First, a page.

If the recent compromises of Unix and Linux machines at supercomputing centers and research universities around the country do nothing else, they should prove once and for all that there is nothing new under the sun.
To security world veterans, the pattern of attacks likely sounds eerily familiar. It is nearly identical to the methods and tactics used by the "Hannover Hackers," who broke into Unix machines at the Lawrence Berkeley National Laboratory in Berkeley, Calif., and several other universities and military facilities in 1986. Cliff Stoll, then a volunteer system administrator at the Berkeley lab, tracked the intruders for months, eventually bringing in the FBI and CIA, and chronicled his adventures in a book, "The Cuckoos Egg: Tracking a Spy Through the Maze of Computer Espionage."
Now its all being played out again, 15 years later. After years of advances in security technology and techniques, well-trained professionals still have a difficult time defending their networks from the unwanted attentions of determined crackers. Stolls story had the Cold War intrigue of a John le Carré novel, ending in the discovery of a German spy ring and the conviction of six people. Its unlikely this latest episode has similar roots, but the lessons are the same.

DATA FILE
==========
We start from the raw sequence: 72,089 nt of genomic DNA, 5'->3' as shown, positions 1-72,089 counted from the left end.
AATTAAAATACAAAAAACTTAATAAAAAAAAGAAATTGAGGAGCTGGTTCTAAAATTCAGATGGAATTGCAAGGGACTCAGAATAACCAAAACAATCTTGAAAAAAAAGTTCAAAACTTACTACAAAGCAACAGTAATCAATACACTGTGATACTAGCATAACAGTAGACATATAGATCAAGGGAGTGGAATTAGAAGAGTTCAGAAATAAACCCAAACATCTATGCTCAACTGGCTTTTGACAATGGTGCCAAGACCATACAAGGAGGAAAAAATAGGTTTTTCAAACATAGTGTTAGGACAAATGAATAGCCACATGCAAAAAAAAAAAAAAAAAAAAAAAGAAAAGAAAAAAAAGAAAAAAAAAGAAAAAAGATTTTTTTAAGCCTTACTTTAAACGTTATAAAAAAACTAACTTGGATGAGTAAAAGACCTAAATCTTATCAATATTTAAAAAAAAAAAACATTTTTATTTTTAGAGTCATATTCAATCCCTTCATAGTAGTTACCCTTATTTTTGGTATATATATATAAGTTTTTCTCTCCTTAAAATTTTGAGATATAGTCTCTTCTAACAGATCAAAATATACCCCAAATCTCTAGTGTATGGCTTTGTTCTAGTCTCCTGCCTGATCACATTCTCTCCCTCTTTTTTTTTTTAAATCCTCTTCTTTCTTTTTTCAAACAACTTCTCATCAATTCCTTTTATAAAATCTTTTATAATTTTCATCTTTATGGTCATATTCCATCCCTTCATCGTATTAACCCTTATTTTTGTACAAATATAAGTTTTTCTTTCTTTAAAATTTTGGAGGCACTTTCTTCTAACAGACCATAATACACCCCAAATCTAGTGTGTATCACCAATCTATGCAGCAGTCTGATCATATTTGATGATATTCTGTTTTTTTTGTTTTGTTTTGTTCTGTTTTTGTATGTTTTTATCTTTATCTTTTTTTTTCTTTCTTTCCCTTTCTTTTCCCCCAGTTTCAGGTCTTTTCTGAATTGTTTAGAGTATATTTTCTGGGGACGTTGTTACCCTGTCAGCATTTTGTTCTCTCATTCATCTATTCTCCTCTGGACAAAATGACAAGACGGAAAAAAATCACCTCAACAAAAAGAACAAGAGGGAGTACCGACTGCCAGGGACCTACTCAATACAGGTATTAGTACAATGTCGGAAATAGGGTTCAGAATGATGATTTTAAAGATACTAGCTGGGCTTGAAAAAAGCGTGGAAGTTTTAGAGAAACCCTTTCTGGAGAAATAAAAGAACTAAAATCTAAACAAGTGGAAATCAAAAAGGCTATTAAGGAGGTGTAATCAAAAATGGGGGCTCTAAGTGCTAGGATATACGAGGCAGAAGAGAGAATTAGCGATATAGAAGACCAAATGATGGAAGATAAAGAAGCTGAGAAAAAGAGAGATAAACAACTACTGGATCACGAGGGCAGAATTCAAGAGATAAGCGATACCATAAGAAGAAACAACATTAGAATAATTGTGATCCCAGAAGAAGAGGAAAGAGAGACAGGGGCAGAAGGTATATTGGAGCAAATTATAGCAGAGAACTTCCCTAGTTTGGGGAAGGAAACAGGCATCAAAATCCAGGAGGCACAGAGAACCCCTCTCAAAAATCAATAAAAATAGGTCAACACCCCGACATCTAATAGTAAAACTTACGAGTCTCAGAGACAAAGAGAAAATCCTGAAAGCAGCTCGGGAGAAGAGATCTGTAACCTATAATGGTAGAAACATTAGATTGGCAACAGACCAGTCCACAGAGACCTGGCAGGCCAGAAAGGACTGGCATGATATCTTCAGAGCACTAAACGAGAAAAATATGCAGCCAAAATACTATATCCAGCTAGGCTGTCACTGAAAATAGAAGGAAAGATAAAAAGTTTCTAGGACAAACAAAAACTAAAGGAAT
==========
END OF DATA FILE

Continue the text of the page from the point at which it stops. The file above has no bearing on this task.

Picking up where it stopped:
In fact, intrusions at Stanford University were discovered through virtually the same means that Stoll used to hunt the Lawrence Berkeley Lab crackers: failed log-on attempts and systems running slower than usual.
The most recent attacks, which occurred over an indeterminate period this spring and involve dozens of machines at several high-performance computing centers, took advantage of a handful of known vulnerabilities in Solaris and Linux and provided the intruders with full access to the virtually unlimited computing resources these centers possess. There was nothing innovative or even remotely original about the attackers methodology; they began by using the oldest of cracking techniques: password sniffing.